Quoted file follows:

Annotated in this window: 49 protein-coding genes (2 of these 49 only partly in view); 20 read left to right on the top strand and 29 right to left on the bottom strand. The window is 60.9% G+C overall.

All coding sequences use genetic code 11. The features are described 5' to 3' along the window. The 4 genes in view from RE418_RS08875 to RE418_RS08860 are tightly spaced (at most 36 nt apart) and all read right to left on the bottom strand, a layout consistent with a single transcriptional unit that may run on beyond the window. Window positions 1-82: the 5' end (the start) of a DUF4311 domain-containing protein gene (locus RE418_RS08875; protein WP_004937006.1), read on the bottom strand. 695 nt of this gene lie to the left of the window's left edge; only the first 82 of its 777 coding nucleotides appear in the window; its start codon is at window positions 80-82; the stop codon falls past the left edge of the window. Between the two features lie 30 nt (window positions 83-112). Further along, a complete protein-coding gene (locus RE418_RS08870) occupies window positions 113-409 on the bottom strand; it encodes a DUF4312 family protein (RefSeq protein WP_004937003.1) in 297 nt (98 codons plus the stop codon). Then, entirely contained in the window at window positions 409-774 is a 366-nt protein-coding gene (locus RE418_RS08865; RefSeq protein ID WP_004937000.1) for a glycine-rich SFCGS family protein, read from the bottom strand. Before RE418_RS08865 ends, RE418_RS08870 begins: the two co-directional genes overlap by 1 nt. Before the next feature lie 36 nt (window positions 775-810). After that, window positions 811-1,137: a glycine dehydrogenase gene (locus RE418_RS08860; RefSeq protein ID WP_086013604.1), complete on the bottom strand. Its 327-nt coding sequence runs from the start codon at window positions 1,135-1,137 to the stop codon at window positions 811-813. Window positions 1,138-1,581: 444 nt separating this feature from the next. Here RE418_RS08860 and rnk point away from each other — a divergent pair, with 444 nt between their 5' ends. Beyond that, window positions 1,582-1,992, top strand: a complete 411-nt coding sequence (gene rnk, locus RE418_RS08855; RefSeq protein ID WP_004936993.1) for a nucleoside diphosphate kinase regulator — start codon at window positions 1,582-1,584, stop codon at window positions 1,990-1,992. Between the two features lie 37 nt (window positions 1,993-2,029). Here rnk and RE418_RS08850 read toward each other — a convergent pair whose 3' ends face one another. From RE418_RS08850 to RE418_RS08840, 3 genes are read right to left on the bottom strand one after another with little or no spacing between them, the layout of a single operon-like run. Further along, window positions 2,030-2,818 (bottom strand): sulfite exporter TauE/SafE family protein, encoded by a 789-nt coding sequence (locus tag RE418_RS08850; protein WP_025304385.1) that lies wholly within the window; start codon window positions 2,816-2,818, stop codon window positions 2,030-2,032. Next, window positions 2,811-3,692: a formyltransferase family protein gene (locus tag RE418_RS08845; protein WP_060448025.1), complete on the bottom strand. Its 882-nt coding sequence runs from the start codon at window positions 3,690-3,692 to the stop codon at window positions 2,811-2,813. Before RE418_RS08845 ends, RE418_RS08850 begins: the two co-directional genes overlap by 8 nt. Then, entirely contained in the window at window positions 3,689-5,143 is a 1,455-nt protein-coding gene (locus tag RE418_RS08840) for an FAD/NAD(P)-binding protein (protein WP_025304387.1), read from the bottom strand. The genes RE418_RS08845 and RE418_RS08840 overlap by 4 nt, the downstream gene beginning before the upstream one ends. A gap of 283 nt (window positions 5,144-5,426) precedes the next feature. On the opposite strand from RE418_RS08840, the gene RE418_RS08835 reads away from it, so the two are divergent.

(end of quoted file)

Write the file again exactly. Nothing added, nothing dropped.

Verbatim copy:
Annotated in this window: 49 protein-coding genes (2 of these 49 only partly in view); 20 read left to right on the top strand and 29 right to left on the bottom strand. The window is 60.9% G+C overall.

All coding sequences use genetic code 11. The features are described 5' to 3' along the window. The 4 genes in view from RE418_RS08875 to RE418_RS08860 are tightly spaced (at most 36 nt apart) and all read right to left on the bottom strand, a layout consistent with a single transcriptional unit that may run on beyond the window. Window positions 1-82: the 5' end (the start) of a DUF4311 domain-containing protein gene (locus RE418_RS08875; protein WP_004937006.1), read on the bottom strand. 695 nt of this gene lie to the left of the window's left edge; only the first 82 of its 777 coding nucleotides appear in the window; its start codon is at window positions 80-82; the stop codon falls past the left edge of the window. Between the two features lie 30 nt (window positions 83-112). Further along, a complete protein-coding gene (locus RE418_RS08870) occupies window positions 113-409 on the bottom strand; it encodes a DUF4312 family protein (RefSeq protein WP_004937003.1) in 297 nt (98 codons plus the stop codon). Then, entirely contained in the window at window positions 409-774 is a 366-nt protein-coding gene (locus RE418_RS08865; RefSeq protein ID WP_004937000.1) for a glycine-rich SFCGS family protein, read from the bottom strand. Before RE418_RS08865 ends, RE418_RS08870 begins: the two co-directional genes overlap by 1 nt. Before the next feature lie 36 nt (window positions 775-810). After that, window positions 811-1,137: a glycine dehydrogenase gene (locus RE418_RS08860; RefSeq protein ID WP_086013604.1), complete on the bottom strand. Its 327-nt coding sequence runs from the start codon at window positions 1,135-1,137 to the stop codon at window positions 811-813. Window positions 1,138-1,581: 444 nt separating this feature from the next. Here RE418_RS08860 and rnk point away from each other — a divergent pair, with 444 nt between their 5' ends. Beyond that, window positions 1,582-1,992, top strand: a complete 411-nt coding sequence (gene rnk, locus RE418_RS08855; RefSeq protein ID WP_004936993.1) for a nucleoside diphosphate kinase regulator — start codon at window positions 1,582-1,584, stop codon at window positions 1,990-1,992. Between the two features lie 37 nt (window positions 1,993-2,029). Here rnk and RE418_RS08850 read toward each other — a convergent pair whose 3' ends face one another. From RE418_RS08850 to RE418_RS08840, 3 genes are read right to left on the bottom strand one after another with little or no spacing between them, the layout of a single operon-like run. Further along, window positions 2,030-2,818 (bottom strand): sulfite exporter TauE/SafE family protein, encoded by a 789-nt coding sequence (locus tag RE418_RS08850; protein WP_025304385.1) that lies wholly within the window; start codon window positions 2,816-2,818, stop codon window positions 2,030-2,032. Next, window positions 2,811-3,692: a formyltransferase family protein gene (locus tag RE418_RS08845; protein WP_060448025.1), complete on the bottom strand. Its 882-nt coding sequence runs from the start codon at window positions 3,690-3,692 to the stop codon at window positions 2,811-2,813. Before RE418_RS08845 ends, RE418_RS08850 begins: the two co-directional genes overlap by 8 nt. Then, entirely contained in the window at window positions 3,689-5,143 is a 1,455-nt protein-coding gene (locus tag RE418_RS08840) for an FAD/NAD(P)-binding protein (protein WP_025304387.1), read from the bottom strand. The genes RE418_RS08845 and RE418_RS08840 overlap by 4 nt, the downstream gene beginning before the upstream one ends. A gap of 283 nt (window positions 5,144-5,426) precedes the next feature. On the opposite strand from RE418_RS08840, the gene RE418_RS08835 reads away from it, so the two are divergent.